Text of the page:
Events
Event Date: January 14, 2018

January 14, 2018
PCSI-45 – 45th Conference on the Physics & Chemistry of Surfaces & Interfaces
The Conference will be held at the Sheraton Kona Resort in Kona, Hawaii, USA
https://pcsi2018.avs.org/

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Image of the Month
Posted Date: December 8, 2017

Reference:
The Journal of Chemical Physics 144, 194703 (2016); doi: 10.1063/1.4949765

FIG. 2. Model of 8T and 7T molecules from Fig. 1 matched to the Au(111) surface lattice. ((a)-(d)) STM images [set point 100 mV, 5 pA] of sub-areas from Figs. 1(a)-1(c). ((e)-(h)) Models of oligothiophene molecules from (a)-(d) overlaid on the Au(111) lattice. Crystallographic directions are indi- cated. Black dashed circles indicate the van der Waals radii of the hydrogen atoms. Red dashed circles for the highlighted molecules indicate S atoms on or near Au top-sites (as opposed to bridging or hollow sites).

FIG. 2. Model of 8T and 7T molecules from Fig. 1 matched to the Au(111) surface lattice. ((a)-(d)) STM images [set point 100 mV, 5 pA] of sub-areas from Figs. 1(a)-1(c). ((e)-(h)) Models of oligothiophene molecules from (a)-(d) overlaid on the Au(111) lattice. Crystallographic directions are indi- cated. Black dashed circles indicate the van der Waals radii of the hydrogen atoms. Red dashed circles for the highlighted molecules indicate S atoms on or near Au top-sites (as opposed to bridging or hollow sites).

Abstract
We present scanning tunneling microscopy and spectroscopy (STM/STS) investigations of the electronic structures of di erent alkyl-substituted oligothiophenes on the Au(111) surface. STM imaging showed that on Au(111), oligothiophenes adopted distinct straight and bent conformations. By combining STS maps with STM images, we visualize, in real space, particle-in-a-box-like oligothiophene molecular orbitals. We demonstrate that di erent planar conformers with signi cant geometrical distortions of oligothiophene backbones surprisingly exhibit very similar electronic structures, indicating a low degree of conformation-induced electronic disorder. The agreement of these results with gas-phase density functional theory calculations implies that the oligothiophene interaction with the Au(111) surface is generally insensitive to molecular conformation.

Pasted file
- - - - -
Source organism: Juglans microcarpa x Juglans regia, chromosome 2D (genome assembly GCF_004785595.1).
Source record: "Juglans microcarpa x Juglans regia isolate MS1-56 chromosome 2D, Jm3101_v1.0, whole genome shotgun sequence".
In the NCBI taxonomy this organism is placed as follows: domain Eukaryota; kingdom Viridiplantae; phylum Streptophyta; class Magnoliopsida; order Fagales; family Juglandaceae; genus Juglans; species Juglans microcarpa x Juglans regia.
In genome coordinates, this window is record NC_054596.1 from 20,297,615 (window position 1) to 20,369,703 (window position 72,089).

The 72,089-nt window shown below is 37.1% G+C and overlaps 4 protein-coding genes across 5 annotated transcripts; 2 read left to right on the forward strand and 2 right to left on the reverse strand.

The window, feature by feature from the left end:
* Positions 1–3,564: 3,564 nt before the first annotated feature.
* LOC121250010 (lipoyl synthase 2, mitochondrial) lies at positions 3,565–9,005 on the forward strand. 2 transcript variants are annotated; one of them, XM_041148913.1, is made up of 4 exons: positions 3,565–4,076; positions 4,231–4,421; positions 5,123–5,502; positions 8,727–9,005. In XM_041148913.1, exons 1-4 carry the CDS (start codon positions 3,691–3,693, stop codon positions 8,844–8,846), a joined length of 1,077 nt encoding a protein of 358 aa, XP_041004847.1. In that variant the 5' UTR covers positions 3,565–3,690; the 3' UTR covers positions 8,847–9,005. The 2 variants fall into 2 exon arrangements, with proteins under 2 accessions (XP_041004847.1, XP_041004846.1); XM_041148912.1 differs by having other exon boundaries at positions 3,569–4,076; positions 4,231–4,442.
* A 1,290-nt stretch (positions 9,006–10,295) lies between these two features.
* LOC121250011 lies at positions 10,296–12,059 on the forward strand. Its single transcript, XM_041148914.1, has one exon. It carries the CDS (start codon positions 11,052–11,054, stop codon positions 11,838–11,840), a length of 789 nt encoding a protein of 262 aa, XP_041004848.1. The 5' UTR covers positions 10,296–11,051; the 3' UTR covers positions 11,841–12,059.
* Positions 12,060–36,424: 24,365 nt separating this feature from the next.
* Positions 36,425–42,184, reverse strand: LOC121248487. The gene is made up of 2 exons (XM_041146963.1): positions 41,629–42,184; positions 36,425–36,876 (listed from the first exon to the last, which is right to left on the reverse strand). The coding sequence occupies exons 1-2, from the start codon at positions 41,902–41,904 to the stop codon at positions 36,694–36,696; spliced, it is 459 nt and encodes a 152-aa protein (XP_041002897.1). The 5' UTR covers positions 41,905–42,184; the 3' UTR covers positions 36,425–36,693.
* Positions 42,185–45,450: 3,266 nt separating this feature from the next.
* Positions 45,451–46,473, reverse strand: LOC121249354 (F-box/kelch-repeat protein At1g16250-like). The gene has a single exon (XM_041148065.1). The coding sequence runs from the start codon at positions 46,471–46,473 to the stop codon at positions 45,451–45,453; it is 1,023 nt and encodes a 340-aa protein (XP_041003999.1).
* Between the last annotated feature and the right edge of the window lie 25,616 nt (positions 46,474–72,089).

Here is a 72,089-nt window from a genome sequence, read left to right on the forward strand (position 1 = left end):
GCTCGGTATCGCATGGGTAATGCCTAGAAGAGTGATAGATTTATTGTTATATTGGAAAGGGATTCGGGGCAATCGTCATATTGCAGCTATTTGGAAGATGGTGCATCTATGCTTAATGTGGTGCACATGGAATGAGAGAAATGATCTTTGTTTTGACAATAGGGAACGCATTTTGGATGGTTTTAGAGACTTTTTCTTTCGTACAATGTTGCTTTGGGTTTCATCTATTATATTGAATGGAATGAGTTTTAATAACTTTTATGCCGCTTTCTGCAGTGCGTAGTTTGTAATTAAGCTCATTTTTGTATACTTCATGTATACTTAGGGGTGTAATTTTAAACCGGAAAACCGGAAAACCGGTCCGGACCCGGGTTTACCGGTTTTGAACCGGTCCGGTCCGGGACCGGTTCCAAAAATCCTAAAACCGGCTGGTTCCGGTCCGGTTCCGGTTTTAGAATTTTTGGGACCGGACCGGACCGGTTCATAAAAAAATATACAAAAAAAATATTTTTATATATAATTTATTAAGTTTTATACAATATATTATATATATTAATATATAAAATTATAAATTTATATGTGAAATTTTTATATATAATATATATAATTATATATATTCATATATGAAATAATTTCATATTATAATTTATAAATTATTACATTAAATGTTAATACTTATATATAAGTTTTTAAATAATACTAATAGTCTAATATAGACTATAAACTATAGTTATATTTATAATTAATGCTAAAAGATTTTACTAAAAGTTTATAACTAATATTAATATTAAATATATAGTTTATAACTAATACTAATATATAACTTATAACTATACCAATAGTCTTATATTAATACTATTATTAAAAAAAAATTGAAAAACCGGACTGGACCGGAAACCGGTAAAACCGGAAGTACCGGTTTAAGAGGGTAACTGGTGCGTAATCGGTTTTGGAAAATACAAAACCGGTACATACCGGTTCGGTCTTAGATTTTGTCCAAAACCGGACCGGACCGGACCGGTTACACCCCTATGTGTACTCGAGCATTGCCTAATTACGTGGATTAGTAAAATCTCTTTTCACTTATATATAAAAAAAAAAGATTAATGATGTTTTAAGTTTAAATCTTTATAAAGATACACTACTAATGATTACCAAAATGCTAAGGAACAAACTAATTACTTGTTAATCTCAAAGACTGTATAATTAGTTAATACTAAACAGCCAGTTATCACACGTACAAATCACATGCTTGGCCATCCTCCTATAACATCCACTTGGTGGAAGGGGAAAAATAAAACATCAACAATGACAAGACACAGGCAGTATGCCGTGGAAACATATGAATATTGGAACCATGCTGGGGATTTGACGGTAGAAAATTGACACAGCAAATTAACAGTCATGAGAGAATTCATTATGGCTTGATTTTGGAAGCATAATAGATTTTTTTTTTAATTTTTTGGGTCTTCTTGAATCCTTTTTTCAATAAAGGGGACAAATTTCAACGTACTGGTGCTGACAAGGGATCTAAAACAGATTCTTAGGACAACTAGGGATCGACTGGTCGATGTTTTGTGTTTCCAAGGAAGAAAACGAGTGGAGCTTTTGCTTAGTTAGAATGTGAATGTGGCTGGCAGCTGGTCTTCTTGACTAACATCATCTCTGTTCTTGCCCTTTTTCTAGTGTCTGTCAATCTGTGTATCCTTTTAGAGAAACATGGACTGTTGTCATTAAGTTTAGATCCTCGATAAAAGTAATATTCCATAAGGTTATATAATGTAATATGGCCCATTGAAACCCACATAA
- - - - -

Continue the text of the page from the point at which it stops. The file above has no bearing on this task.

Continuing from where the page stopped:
Reference:
The Journal of Chemical Physics 144, 194703 (2016); doi: 10.1063/1.4949765

Credits:
Benjamen N. Taber,1 Dmitry A. Kislitsyn,1 Christian F. Gervasi,1 Jon M. Mills,1 Ariel E. Rosenfield,1 Lei Zhang,2 Stefan C. B. Mannsfeld,3 James S. Prell,1 Alejandro L. Briseno,2 and George V. Nazin1

1. Department of Chemistry and Biochemistry, Materials Science Institute, Oregon Center for Optical, Molecular and Quantum Science, University of Oregon, 1253 University of Oregon, Eugene, Oregon 97403, USA

2. Department of Polymer Science and Engineering, Silvio O. Conte National Center for Polymer Research, University of Massachusetts-Amherst, 120 Governors Drive, Amherst, Massachusetts 01003, USA


3. Center for Advancing Electronics Dresden, Dresden University of Technology, 01062 Dresden, Germany

Microscope:
Customized RHK PanScan Freedom Kit with RHK R9 Controller